hirut toronto

Ethiopian restaurant in Toronto is a hotbed for good food and live music

The pandemic has been disastrous to countless small businesses, but according to Tibebe Woldemichael of Hirut on Danforth East, things are picking up especially in terms of the response to their live music series.

"It is a complete change," says Woldemichael. "Number One: the city is allowing us to use the curbside patio, so we use that to do live shows....CaféTO was the best thing to happen to Hirut, because of course we cannot have a capacity indoors. The only problem is when the rain comes and you have to cancel the show."

Located at 2050 Danforth Ave. just steps away from Woodbine subway station, Hirut is fortunate to be located in a particularly music-friendly zone.

"We have been working with the BIA who have been sponsoring shows and paying musicians on our patio. I hope this continues to happen – helping the musicians and venues – this pilot program is going on until the end of October, and everyone should support it," explained Woldemichael to blogTO.

Unlike many other restaurants who go on to hire live entertainment, Hirut was by design a music venue. Woldemichael was a banker for decades but in his heart he had a dream: opening a restaurant and bar which would pair his wife's Ethiopian cooking with a stage for live jazz music.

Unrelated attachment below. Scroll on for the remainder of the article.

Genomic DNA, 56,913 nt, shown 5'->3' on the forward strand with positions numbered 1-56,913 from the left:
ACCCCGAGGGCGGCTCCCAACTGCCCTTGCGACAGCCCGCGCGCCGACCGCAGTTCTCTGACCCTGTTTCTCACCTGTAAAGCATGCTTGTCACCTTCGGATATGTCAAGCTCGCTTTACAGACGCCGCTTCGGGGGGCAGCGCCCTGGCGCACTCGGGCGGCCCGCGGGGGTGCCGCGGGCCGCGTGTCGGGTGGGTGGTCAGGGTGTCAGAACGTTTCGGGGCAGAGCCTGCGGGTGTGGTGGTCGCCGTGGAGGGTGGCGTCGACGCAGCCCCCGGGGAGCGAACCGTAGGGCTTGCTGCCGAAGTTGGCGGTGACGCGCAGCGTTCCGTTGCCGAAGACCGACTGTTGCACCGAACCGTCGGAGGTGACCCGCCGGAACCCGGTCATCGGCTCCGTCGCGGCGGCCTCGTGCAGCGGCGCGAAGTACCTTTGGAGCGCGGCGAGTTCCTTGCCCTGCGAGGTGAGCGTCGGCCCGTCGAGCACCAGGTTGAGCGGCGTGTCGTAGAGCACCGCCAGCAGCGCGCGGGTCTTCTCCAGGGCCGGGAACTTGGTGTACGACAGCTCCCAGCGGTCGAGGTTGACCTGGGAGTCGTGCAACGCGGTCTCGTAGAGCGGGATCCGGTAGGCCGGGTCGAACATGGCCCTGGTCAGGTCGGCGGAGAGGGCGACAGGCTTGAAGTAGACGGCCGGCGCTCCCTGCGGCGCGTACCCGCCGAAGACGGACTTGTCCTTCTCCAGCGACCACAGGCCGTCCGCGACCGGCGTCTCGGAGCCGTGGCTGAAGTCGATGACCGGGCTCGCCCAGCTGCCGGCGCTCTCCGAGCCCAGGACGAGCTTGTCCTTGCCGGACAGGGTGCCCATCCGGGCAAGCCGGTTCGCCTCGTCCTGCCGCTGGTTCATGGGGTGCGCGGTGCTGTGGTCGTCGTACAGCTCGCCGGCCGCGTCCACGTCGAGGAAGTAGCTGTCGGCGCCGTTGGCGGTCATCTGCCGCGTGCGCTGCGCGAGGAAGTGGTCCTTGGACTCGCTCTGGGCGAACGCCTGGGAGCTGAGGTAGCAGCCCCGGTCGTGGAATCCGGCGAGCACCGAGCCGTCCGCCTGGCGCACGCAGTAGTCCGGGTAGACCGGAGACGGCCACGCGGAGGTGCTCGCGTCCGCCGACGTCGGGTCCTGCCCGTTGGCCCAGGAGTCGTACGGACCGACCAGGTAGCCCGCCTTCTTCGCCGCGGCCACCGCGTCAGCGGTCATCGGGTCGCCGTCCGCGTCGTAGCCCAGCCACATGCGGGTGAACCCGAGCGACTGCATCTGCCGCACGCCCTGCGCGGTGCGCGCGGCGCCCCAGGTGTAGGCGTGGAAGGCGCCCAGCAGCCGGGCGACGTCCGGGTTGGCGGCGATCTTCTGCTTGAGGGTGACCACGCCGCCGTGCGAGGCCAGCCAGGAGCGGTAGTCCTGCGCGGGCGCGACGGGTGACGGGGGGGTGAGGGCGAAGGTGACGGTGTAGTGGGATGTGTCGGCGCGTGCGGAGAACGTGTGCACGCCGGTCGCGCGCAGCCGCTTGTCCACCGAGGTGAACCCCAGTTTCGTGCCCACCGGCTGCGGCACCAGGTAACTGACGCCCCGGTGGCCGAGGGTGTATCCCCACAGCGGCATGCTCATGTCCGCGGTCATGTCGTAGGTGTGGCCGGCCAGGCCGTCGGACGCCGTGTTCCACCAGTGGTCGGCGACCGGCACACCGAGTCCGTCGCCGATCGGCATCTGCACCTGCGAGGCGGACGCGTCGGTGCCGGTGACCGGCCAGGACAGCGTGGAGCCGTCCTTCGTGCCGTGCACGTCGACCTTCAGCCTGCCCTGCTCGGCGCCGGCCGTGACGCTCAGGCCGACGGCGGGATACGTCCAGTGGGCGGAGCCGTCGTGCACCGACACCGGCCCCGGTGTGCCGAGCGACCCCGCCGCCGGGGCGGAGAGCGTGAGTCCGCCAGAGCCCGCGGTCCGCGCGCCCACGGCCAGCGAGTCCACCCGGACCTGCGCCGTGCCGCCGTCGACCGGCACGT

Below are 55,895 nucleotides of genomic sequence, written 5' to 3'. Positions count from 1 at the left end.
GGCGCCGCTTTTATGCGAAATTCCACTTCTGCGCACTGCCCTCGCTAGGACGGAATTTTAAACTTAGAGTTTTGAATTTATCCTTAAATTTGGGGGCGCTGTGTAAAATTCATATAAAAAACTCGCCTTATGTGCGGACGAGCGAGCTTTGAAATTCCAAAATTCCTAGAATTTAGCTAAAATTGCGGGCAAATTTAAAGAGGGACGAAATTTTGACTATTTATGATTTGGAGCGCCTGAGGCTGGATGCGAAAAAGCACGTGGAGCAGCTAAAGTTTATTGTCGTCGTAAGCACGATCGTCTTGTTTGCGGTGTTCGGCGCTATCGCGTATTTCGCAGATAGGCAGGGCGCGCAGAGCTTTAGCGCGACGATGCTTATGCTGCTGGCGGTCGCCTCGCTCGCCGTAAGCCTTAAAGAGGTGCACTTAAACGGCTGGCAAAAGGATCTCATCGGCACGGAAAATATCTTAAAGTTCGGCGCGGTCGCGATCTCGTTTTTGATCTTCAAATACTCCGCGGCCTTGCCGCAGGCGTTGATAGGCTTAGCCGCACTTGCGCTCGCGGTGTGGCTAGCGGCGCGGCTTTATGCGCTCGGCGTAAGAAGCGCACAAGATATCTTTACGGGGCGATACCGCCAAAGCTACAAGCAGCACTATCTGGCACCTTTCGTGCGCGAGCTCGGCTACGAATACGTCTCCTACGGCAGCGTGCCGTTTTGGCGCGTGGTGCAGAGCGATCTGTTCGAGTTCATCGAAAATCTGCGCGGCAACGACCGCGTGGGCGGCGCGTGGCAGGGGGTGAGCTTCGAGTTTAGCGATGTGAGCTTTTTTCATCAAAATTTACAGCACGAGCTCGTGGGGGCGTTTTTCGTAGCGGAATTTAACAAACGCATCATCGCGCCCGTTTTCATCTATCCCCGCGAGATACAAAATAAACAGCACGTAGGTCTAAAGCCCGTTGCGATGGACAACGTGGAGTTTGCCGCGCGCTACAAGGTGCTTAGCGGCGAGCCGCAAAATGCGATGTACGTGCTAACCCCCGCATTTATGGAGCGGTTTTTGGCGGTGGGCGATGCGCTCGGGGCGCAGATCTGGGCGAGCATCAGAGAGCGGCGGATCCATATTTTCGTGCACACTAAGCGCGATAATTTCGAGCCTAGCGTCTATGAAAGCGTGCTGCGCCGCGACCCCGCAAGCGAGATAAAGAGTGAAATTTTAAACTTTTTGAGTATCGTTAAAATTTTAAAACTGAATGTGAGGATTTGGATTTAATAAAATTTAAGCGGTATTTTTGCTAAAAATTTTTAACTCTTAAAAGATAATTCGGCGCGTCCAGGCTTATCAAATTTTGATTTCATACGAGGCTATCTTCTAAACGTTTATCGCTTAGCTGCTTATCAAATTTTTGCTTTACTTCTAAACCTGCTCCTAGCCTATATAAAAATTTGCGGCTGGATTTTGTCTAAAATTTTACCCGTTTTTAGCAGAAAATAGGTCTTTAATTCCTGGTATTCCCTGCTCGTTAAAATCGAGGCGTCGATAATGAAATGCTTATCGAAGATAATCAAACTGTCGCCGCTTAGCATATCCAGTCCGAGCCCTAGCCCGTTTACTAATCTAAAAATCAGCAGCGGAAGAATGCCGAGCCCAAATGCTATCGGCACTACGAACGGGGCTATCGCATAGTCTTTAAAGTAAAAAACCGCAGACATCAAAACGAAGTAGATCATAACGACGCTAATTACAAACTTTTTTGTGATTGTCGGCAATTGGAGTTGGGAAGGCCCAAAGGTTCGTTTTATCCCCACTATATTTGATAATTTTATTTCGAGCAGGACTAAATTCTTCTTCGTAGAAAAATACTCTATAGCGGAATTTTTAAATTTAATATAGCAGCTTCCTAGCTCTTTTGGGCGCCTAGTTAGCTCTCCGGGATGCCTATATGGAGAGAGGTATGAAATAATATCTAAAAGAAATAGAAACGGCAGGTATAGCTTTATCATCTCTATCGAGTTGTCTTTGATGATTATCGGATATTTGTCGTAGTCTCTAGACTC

"In the past we have done music, comedy, poetry indoors. So people before would walk by…or drive by and stop at the light, they see live music happening and you could see the music making them smile.So there has been a lot of traffic and we are actually very busy now, and have live music 5 nights a week," Woldemichael explained.

He even suggests that businesses has improved so much it's better than in was before Ontario first went into lockdown.

The food at Hirut is another reason to visit. The pared down menu features traditional spiced meat dishes including tibs and kitfo, as well as a vegetarian option, all priced affordably between $14 and $16.

Good food, a warm atmosphere, friendly vibe and excellent acoustics are all important qualities Hirut has going for it but what makes Hirut really work is the talent, much of which resides steps away.

"This neighbourhood is really good for live music. There are so many musicians who live in this area – Reg Schwager, Paul Novotny, they just drag their instrument in here and play. In a small family Ethiopian restaurant! You won't find a place like this anywhere," suggests Woldemichael.

While live music has flourished on the patio, not all events have been so lucky.

"The comedy night is what I miss right now," says Woldemichael. "The name of the show is Hirut Hoot, and it was produced by Carolyn Bennett and Kevin MacDonald, and they brought in the most fabulous comics. We used to do it on the last Friday of every month. The day we are able to present this again at Hirut will be a great day."

Live event listings are updated regularly on Hirut's website.

Lead photo by

Ori Dagan


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